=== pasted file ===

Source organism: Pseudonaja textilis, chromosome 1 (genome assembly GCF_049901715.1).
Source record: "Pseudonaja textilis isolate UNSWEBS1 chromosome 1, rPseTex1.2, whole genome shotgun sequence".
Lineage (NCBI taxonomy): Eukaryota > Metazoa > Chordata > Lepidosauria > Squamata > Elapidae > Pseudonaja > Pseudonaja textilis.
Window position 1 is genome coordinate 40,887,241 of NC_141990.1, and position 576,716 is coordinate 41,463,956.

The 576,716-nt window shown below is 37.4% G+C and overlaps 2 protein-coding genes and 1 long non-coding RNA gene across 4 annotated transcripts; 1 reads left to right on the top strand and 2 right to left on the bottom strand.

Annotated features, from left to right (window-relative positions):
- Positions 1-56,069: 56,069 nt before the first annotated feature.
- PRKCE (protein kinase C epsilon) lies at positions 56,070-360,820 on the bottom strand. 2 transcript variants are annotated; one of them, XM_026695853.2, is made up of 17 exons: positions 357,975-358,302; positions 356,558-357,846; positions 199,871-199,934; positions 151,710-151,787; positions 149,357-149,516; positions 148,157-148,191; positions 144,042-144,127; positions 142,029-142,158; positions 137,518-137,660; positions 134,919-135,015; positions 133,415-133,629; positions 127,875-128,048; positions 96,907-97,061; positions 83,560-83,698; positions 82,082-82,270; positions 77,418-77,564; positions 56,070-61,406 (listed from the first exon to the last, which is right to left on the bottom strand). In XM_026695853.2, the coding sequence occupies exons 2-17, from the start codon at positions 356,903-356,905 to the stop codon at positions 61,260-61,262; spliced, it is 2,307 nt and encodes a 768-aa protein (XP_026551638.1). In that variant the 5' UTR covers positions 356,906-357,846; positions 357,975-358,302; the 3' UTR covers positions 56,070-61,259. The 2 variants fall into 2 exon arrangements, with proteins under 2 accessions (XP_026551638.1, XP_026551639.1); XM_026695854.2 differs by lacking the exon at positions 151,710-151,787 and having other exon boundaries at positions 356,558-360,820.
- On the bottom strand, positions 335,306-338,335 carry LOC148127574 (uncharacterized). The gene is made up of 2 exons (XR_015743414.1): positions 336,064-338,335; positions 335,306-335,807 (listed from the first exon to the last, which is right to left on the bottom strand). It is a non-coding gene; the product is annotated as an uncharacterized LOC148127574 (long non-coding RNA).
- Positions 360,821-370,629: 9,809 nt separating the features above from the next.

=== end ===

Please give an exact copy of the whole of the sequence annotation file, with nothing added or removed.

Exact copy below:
Source organism: Pseudonaja textilis, chromosome 1 (genome assembly GCF_049901715.1).
Source record: "Pseudonaja textilis isolate UNSWEBS1 chromosome 1, rPseTex1.2, whole genome shotgun sequence".
Lineage (NCBI taxonomy): Eukaryota > Metazoa > Chordata > Lepidosauria > Squamata > Elapidae > Pseudonaja > Pseudonaja textilis.
Window position 1 is genome coordinate 40,887,241 of NC_141990.1, and position 576,716 is coordinate 41,463,956.

The 576,716-nt window shown below is 37.4% G+C and overlaps 2 protein-coding genes and 1 long non-coding RNA gene across 4 annotated transcripts; 1 reads left to right on the top strand and 2 right to left on the bottom strand.

Annotated features, from left to right (window-relative positions):
- Positions 1-56,069: 56,069 nt before the first annotated feature.
- PRKCE (protein kinase C epsilon) lies at positions 56,070-360,820 on the bottom strand. 2 transcript variants are annotated; one of them, XM_026695853.2, is made up of 17 exons: positions 357,975-358,302; positions 356,558-357,846; positions 199,871-199,934; positions 151,710-151,787; positions 149,357-149,516; positions 148,157-148,191; positions 144,042-144,127; positions 142,029-142,158; positions 137,518-137,660; positions 134,919-135,015; positions 133,415-133,629; positions 127,875-128,048; positions 96,907-97,061; positions 83,560-83,698; positions 82,082-82,270; positions 77,418-77,564; positions 56,070-61,406 (listed from the first exon to the last, which is right to left on the bottom strand). In XM_026695853.2, the coding sequence occupies exons 2-17, from the start codon at positions 356,903-356,905 to the stop codon at positions 61,260-61,262; spliced, it is 2,307 nt and encodes a 768-aa protein (XP_026551638.1). In that variant the 5' UTR covers positions 356,906-357,846; positions 357,975-358,302; the 3' UTR covers positions 56,070-61,259. The 2 variants fall into 2 exon arrangements, with proteins under 2 accessions (XP_026551638.1, XP_026551639.1); XM_026695854.2 differs by lacking the exon at positions 151,710-151,787 and having other exon boundaries at positions 356,558-360,820.
- On the bottom strand, positions 335,306-338,335 carry LOC148127574 (uncharacterized). The gene is made up of 2 exons (XR_015743414.1): positions 336,064-338,335; positions 335,306-335,807 (listed from the first exon to the last, which is right to left on the bottom strand). It is a non-coding gene; the product is annotated as an uncharacterized LOC148127574 (long non-coding RNA).
- Positions 360,821-370,629: 9,809 nt separating the features above from the next.